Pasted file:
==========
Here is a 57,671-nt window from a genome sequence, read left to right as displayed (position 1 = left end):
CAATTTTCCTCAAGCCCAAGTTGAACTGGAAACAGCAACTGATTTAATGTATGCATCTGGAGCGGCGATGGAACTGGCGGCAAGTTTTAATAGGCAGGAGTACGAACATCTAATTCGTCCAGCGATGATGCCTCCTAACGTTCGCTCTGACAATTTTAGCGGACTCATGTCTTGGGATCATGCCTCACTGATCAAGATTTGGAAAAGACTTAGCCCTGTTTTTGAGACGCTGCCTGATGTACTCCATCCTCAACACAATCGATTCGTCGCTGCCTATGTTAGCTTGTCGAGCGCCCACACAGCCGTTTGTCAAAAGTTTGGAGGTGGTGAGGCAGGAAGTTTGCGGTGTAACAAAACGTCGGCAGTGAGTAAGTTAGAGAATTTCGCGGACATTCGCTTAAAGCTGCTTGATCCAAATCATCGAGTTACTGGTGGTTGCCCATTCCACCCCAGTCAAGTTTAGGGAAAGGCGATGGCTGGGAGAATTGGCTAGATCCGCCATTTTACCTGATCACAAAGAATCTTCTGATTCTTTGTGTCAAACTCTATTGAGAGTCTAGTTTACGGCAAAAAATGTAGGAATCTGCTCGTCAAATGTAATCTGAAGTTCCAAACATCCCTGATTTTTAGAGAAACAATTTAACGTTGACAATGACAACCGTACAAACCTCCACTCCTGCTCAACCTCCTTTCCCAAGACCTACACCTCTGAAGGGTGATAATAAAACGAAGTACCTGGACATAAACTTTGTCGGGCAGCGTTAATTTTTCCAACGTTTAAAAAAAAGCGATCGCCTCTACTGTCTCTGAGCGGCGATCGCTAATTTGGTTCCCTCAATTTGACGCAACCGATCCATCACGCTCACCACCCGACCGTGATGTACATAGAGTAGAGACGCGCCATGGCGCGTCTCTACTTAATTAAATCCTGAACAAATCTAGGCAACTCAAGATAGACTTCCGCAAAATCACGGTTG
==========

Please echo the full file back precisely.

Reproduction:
Here is a 57,671-nt window from a genome sequence, read left to right as displayed (position 1 = left end):
CAATTTTCCTCAAGCCCAAGTTGAACTGGAAACAGCAACTGATTTAATGTATGCATCTGGAGCGGCGATGGAACTGGCGGCAAGTTTTAATAGGCAGGAGTACGAACATCTAATTCGTCCAGCGATGATGCCTCCTAACGTTCGCTCTGACAATTTTAGCGGACTCATGTCTTGGGATCATGCCTCACTGATCAAGATTTGGAAAAGACTTAGCCCTGTTTTTGAGACGCTGCCTGATGTACTCCATCCTCAACACAATCGATTCGTCGCTGCCTATGTTAGCTTGTCGAGCGCCCACACAGCCGTTTGTCAAAAGTTTGGAGGTGGTGAGGCAGGAAGTTTGCGGTGTAACAAAACGTCGGCAGTGAGTAAGTTAGAGAATTTCGCGGACATTCGCTTAAAGCTGCTTGATCCAAATCATCGAGTTACTGGTGGTTGCCCATTCCACCCCAGTCAAGTTTAGGGAAAGGCGATGGCTGGGAGAATTGGCTAGATCCGCCATTTTACCTGATCACAAAGAATCTTCTGATTCTTTGTGTCAAACTCTATTGAGAGTCTAGTTTACGGCAAAAAATGTAGGAATCTGCTCGTCAAATGTAATCTGAAGTTCCAAACATCCCTGATTTTTAGAGAAACAATTTAACGTTGACAATGACAACCGTACAAACCTCCACTCCTGCTCAACCTCCTTTCCCAAGACCTACACCTCTGAAGGGTGATAATAAAACGAAGTACCTGGACATAAACTTTGTCGGGCAGCGTTAATTTTTCCAACGTTTAAAAAAAAGCGATCGCCTCTACTGTCTCTGAGCGGCGATCGCTAATTTGGTTCCCTCAATTTGACGCAACCGATCCATCACGCTCACCACCCGACCGTGATGTACATAGAGTAGAGACGCGCCATGGCGCGTCTCTACTTAATTAAATCCTGAACAAATCTAGGCAACTCAAGATAGACTTCCGCAAAATCACGGTTG